continued “Our participation rate dropped almost in half,” Mulligan said, “but what really got me was the amount of food these kids were throwing out that we were forced to put on their plates. … It was absolutely killing me.”
To prove his point to district administrators and the board, he saved up food waste from one day. In fruit alone, students passed up three boxes worth of food that could not be donated and was worth $180.
Ironically, Mulligan said, “When we are not forcing kids to take the fruit, they take the fruit.”
Mulligan said getting older students at high school to eat certain meals is difficult because their eating habits and patterns are more established. For elementary school students, Mulligan tries to “stick close” to the federal guidelines.
The meals he chose were things he likes to cook and he “threw them on there to see how they would go.” So far, the program appears to be going well.
“The first night was totally a hit,” he said. “I thought we were going to do 25 meals to go for (four people) and we did 60-something. It was totally shocking to me and I was very pleased with everything, and I hope the community is pleased with what they got.”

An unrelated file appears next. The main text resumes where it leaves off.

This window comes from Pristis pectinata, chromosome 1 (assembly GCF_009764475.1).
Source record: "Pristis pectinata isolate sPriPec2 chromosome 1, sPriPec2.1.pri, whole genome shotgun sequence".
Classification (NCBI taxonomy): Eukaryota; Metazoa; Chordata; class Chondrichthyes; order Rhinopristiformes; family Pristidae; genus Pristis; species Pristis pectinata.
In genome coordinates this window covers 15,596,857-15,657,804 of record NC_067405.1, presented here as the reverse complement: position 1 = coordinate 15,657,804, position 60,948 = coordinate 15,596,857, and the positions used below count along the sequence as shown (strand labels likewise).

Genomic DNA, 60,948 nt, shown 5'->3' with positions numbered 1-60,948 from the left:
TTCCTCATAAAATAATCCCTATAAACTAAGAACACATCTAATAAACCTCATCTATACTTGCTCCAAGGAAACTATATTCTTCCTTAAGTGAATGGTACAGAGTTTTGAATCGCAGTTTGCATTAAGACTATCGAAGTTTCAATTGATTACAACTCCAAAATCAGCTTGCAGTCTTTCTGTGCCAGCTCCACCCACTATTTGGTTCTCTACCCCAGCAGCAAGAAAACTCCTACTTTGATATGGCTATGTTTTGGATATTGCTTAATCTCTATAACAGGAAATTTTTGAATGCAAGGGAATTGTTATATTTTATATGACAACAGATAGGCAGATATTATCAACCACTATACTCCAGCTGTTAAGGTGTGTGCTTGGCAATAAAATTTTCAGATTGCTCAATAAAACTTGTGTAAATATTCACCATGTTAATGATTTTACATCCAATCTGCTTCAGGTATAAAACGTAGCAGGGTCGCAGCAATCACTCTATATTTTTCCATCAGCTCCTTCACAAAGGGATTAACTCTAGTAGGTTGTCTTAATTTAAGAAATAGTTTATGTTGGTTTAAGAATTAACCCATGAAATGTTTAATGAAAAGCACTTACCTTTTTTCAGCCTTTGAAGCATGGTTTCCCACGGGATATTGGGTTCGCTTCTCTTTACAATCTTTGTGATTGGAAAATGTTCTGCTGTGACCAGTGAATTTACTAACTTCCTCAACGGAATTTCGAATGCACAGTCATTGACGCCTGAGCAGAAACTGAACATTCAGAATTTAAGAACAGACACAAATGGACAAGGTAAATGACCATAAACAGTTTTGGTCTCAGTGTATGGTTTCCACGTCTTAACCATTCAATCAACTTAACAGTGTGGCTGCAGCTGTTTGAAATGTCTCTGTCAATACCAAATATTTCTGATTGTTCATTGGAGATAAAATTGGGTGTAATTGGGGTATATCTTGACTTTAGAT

Meals to go are offered in serving sizes for two people for $15 and four people for $25. Reservations are required and must be made 24 hours in advance.
Reservations and payments can be arranged by contacting Christy Rivenburg at firstname.lastname@example.org or through www.instantseats.com. At InstantSeats, type “Voorheesville” in the search bar at the top left corner of the website. There is a website service charge of $2.38 for a meal for four and $1.89 for a two-person meal.
Mulligan said people with bad memories of school cafeteria food should give the meals a chance before passing judgment.